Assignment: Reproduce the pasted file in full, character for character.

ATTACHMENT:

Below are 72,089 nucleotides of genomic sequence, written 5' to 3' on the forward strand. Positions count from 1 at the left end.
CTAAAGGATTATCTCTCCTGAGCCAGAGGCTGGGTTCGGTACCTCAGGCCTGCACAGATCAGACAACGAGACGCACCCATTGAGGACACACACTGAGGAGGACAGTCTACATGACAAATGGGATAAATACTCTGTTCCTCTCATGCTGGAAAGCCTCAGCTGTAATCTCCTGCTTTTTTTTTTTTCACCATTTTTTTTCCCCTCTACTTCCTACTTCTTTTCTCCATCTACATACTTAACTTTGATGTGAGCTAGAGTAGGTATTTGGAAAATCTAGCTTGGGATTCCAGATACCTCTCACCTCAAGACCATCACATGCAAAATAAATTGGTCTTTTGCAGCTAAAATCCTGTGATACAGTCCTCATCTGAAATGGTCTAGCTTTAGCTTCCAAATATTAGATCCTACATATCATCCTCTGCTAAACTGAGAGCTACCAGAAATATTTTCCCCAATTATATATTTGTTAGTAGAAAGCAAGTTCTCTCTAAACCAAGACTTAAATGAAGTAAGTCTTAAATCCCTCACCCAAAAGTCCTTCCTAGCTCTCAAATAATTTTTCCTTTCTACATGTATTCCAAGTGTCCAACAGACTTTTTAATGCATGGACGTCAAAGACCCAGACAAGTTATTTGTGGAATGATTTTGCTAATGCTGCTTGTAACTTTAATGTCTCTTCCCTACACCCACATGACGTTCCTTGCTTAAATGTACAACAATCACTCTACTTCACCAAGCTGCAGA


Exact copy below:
Below are 72,089 nucleotides of genomic sequence, written 5' to 3' on the forward strand. Positions count from 1 at the left end.
CTAAAGGATTATCTCTCCTGAGCCAGAGGCTGGGTTCGGTACCTCAGGCCTGCACAGATCAGACAACGAGACGCACCCATTGAGGACACACACTGAGGAGGACAGTCTACATGACAAATGGGATAAATACTCTGTTCCTCTCATGCTGGAAAGCCTCAGCTGTAATCTCCTGCTTTTTTTTTTTTCACCATTTTTTTTCCCCTCTACTTCCTACTTCTTTTCTCCATCTACATACTTAACTTTGATGTGAGCTAGAGTAGGTATTTGGAAAATCTAGCTTGGGATTCCAGATACCTCTCACCTCAAGACCATCACATGCAAAATAAATTGGTCTTTTGCAGCTAAAATCCTGTGATACAGTCCTCATCTGAAATGGTCTAGCTTTAGCTTCCAAATATTAGATCCTACATATCATCCTCTGCTAAACTGAGAGCTACCAGAAATATTTTCCCCAATTATATATTTGTTAGTAGAAAGCAAGTTCTCTCTAAACCAAGACTTAAATGAAGTAAGTCTTAAATCCCTCACCCAAAAGTCCTTCCTAGCTCTCAAATAATTTTTCCTTTCTACATGTATTCCAAGTGTCCAACAGACTTTTTAATGCATGGACGTCAAAGACCCAGACAAGTTATTTGTGGAATGATTTTGCTAATGCTGCTTGTAACTTTAATGTCTCTTCCCTACACCCACATGACGTTCCTTGCTTAAATGTACAACAATCACTCTACTTCACCAAGCTGCAGA